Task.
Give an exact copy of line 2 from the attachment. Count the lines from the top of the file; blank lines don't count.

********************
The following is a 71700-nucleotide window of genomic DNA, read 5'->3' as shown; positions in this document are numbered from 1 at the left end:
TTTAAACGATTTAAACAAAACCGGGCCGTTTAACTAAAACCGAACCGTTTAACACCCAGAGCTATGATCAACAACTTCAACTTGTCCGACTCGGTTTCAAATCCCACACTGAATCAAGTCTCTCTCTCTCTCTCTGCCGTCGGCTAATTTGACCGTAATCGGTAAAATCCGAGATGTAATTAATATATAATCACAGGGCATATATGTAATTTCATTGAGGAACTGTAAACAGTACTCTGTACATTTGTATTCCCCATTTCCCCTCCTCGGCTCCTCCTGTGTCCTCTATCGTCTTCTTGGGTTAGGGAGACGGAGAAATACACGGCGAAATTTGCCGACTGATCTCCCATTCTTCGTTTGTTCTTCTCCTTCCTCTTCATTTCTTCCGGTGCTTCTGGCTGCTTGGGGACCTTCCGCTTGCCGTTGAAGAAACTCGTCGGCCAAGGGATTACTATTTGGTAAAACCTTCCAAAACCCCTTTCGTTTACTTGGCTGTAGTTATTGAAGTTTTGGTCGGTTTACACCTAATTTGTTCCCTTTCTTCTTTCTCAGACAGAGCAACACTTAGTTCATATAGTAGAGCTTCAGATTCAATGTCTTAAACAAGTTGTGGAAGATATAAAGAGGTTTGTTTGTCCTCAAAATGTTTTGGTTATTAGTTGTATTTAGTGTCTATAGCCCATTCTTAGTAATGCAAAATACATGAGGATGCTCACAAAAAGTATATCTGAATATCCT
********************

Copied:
TTTAAACGATTTAAACAAAACCGGGCCGTTTAACTAAAACCGAACCGTTTAACACCCAGAGCTATGATCAACAACTTCAACTTGTCCGACTCGGTTTCAAATCCCACACTGAATCAAGTCTCTCTCTCTCTCTCTGCCGTCGGCTAATTTGACCGTAATCGGTAAAATCCGAGATGTAATTAATATATAATCACAGGGCATATATGTAATTTCATTGAGGAACTGTAAACAGTACTCTGTACATTTGTATTCCCCATTTCCCCTCCTCGGCTCCTCCTGTGTCCTCTATCGTCTTCTTGGGTTAGGGAGACGGAGAAATACACGGCGAAATTTGCCGACTGATCTCCCATTCTTCGTTTGTTCTTCTCCTTCCTCTTCATTTCTTCCGGTGCTTCTGGCTGCTTGGGGACCTTCCGCTTGCCGTTGAAGAAACTCGTCGGCCAAGGGATTACTATTTGGTAAAACCTTCCAAAACCCCTTTCGTTTACTTGGCTGTAGTTATTGAAGTTTTGGTCGGTTTACACCTAATTTGTTCCCTTTCTTCTTTCTCAGACAGAGCAACACTTAGTTCATATAGTAGAGCTTCAGATTCAATGTCTTAAACAAGTTGTGGAAGATATAAAGAGGTTTGTTTGTCCTCAAAATGTTTTGGTTATTAGTTGTATTTAGTGTCTATAGCCCATTCTTAGTAATGCAAAATACATGAGGATGCTCACAAAAAGTATATCTGAATATCCT